The Four C’s of Election Prognosticating
The fragmentation of political news sources has created a cottage industry of election forecasting. On any given day, Twitter is full of posts from employees of legitimate news organizations pontificating about what might happen in the 2016, 2018 or even 2020 elections – and to a person, they all have come to rely on exactly one campaign factor in their predictions: the demographic composition of the electorate.
To hear these pundits tell it, every year in which the White House will be contested is going to be a good year for Democrats and every mid-term is likely to be a good year for Republicans. It’s an ignorant simplification and a crutch for the lazy.
The truth is, the two worst elections for Republicans in any of our lifetimes occurred in mid-terms: 2006 and 1974. And Democrats had bad results in a recent presidential year – 2004, in which they lost a net four Senate seats and three House Seats.
The dull instrument of projecting a Democratic year on all presidential cycles and a Republican year on all non-presidential cycles is rooted in a belief that demographics are destiny in politics, that a younger, less-white composition of the voter pool automatically delivers that result.
A smarter toolkit for projecting elections sees COMPOSITION as only one of four relatively equal factors in determining how elections swing. Since so many of these drugstore cowboys projecting elections on Twitter seem to like simplicity, I’ve come up with an easy way to remember the other factors: they all start with “C.”
The political CLIMATE of the country is arguably the most important factor in determining who wins or loses an election. Do voters believe the country, under the leadership of the party holding the White House, is headed the right direction or is it off on the wrong track? In a mid-term, do they believe the President’s policies (separate from his/her personal popularity) need a gas pedal or a brake? If I could only have one “C” in my favor as a strategist, I’d pick CLIMATE.
This may be something out of fashion among pundits, but the quality of CANDIDATES matter just as much as electoral composition does. In the two blue-ish states Republicans gained in the 2014 Senate elections, we won with superior candidates. By November, it was obvious to all observers that Cory Gardner was a helluva lot more likable and inspirational than Mark Udall was and Joni Ernst seemed like someone the average Iowan might sit next to at a church picnic while you’d only be willing to sit next to Bruce Braley in a courtroom. It’s why Tom Cotton never trailed in internal polling against Mark Pryor – something that almost never happens in challenger campaigns. The hard-charging and razor-sharp Cotton was instantly viewed by Arkansans as the Senator more likely to help a small state out-punch its weight in Washington.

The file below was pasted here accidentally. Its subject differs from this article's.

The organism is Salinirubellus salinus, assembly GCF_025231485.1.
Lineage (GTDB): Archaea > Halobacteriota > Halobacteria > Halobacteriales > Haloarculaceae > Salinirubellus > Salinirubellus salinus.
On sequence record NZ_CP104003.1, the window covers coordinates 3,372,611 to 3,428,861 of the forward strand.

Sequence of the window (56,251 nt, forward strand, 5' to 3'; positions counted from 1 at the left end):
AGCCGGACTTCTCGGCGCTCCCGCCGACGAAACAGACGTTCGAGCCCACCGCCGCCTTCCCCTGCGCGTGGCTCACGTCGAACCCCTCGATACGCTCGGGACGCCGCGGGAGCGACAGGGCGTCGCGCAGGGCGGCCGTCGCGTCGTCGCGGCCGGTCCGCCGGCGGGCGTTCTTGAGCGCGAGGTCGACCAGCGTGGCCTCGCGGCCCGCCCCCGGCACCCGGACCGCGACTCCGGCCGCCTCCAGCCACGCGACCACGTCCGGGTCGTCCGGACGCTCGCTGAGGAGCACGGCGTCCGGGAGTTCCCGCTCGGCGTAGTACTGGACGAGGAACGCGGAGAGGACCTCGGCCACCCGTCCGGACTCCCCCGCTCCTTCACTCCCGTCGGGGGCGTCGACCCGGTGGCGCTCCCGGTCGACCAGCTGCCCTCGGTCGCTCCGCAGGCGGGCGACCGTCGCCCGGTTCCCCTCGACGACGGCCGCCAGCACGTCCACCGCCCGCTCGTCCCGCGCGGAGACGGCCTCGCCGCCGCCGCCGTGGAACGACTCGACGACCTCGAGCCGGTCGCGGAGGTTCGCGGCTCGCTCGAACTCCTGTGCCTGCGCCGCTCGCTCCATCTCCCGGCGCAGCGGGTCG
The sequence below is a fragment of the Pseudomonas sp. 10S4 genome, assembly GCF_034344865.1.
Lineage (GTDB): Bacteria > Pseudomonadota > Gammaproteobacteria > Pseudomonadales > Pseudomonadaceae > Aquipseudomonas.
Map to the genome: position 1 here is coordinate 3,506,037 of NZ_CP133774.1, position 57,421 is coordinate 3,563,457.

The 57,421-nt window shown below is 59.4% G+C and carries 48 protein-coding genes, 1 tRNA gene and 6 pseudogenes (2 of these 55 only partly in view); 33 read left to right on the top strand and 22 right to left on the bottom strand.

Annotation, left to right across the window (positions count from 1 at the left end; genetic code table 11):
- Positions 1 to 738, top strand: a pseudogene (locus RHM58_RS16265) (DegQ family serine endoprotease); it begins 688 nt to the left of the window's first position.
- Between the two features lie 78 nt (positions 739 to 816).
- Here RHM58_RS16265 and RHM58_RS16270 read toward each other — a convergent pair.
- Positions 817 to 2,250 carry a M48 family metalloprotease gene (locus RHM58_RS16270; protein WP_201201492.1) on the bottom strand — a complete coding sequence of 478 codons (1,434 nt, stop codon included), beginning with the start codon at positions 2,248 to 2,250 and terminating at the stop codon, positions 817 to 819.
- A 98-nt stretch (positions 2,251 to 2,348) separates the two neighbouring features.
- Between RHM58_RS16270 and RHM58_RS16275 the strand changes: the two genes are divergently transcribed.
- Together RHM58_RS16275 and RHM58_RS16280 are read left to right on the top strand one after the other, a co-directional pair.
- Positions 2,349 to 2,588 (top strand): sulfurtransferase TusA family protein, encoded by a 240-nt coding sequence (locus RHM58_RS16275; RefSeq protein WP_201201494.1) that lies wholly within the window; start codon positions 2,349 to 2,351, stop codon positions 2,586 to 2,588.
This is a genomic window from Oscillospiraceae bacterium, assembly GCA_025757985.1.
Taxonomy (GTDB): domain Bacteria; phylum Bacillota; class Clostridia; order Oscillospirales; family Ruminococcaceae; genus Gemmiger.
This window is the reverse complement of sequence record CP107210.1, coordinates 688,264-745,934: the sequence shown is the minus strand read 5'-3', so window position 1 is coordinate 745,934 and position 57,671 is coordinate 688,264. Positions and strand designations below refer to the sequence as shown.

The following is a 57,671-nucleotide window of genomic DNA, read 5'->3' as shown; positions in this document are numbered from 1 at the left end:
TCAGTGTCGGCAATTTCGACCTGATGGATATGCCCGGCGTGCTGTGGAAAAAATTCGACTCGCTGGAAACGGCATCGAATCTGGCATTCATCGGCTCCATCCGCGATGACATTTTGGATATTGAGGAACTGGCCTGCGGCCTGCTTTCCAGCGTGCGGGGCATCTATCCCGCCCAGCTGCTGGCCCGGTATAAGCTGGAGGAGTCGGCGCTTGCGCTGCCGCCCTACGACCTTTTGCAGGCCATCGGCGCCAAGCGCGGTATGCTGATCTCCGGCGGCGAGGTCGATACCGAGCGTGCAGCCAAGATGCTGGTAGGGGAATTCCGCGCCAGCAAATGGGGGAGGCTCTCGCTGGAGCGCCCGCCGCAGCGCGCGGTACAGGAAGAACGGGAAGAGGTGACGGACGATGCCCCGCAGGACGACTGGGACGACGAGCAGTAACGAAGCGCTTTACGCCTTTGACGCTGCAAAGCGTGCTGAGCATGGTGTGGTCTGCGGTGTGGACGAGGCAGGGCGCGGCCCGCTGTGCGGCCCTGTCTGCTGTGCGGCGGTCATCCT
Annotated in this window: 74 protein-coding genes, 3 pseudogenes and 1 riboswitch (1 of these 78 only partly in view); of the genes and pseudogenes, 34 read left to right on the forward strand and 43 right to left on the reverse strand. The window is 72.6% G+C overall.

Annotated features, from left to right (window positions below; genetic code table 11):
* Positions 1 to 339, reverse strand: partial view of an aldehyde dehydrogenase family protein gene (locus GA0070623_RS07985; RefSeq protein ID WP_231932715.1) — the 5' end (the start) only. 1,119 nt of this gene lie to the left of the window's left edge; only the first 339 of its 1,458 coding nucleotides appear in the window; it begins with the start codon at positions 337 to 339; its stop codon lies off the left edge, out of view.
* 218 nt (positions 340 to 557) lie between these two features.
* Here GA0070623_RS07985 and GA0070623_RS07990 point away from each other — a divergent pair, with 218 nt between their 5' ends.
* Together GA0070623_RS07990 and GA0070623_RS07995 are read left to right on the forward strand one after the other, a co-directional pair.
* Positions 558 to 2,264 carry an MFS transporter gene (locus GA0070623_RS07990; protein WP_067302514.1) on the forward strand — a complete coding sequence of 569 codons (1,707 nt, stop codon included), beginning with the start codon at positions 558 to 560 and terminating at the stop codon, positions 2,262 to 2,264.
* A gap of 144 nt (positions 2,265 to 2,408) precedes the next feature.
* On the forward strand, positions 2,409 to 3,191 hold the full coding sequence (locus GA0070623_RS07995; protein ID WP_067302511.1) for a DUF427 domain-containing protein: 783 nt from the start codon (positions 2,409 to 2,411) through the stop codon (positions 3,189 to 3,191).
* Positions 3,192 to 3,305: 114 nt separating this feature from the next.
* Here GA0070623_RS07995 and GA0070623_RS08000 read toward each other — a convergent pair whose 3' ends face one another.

After climate, the next most important thing to have is a great candidate – a big enough advantage here is enough to outrun a spending disparity, as Thom Tillis proved in North Carolina, where he edged past the better-funded but less-appealing Kay Hagan late in the race as soon as voters had gotten to know him.
The fourth “C” is CAMPAIGN quality. Gov. Rick Scott has won three statewide races in Florida that every single pundit thought he would lose – the 2010 primary in which he started out trailing by 51 points, and the 2010 and 2014 general elections, both of which trailed until the waning days. He won those races because he was more disciplined and professional than his opponents in the manner in which he ran his campaigns. He assembled great talent from his managers all the way down to his greenest door-knockers. He insisted on a business-like, metric-driven campaign that was accountable for results. He kept his cool. He stayed on message. He made very few mistakes. With just a neutral climate, the better campaign can win even if electoral composition is less than ideal.
It’s worth noting that it’s not just the lazier pundits that have adopted this crutch of counting electoral composition above all other factors. It’s also become the universal operating principle of the Obama-era Democratic consulting industry. They believe that it doesn’t much matter how bad your candidates are so long as the electoral composition is young and diverse enough. That’s why they are begging Kay Hagan to run for Senate again in North Carolina, even after she made the biggest gaffe of the 2014 election cycle and in spite of a double-digit negative image rating in polls today. It’s why Democrats are settling for tired, retread, last-out losers like Ted Strickland and Russ Feingold in key Senate races, candidates who ran un-compelling and undisciplined campaigns last time and got fired by the voters. The Democrats, like so many pundits, just don’t think it matters.
These same analysts and Democrat strategists also assured us that the vaunted Obama turnout machine would hold the U.S. Senate for Democrats in 2014 and re-take the U.S. House in 2012. Even after those two flops, they’re sticking to their formula. How’s the old saying go? Fool me once, shame on you. Fool me twice, shame on me. You’d have to be a fool to fall for the composition lie again.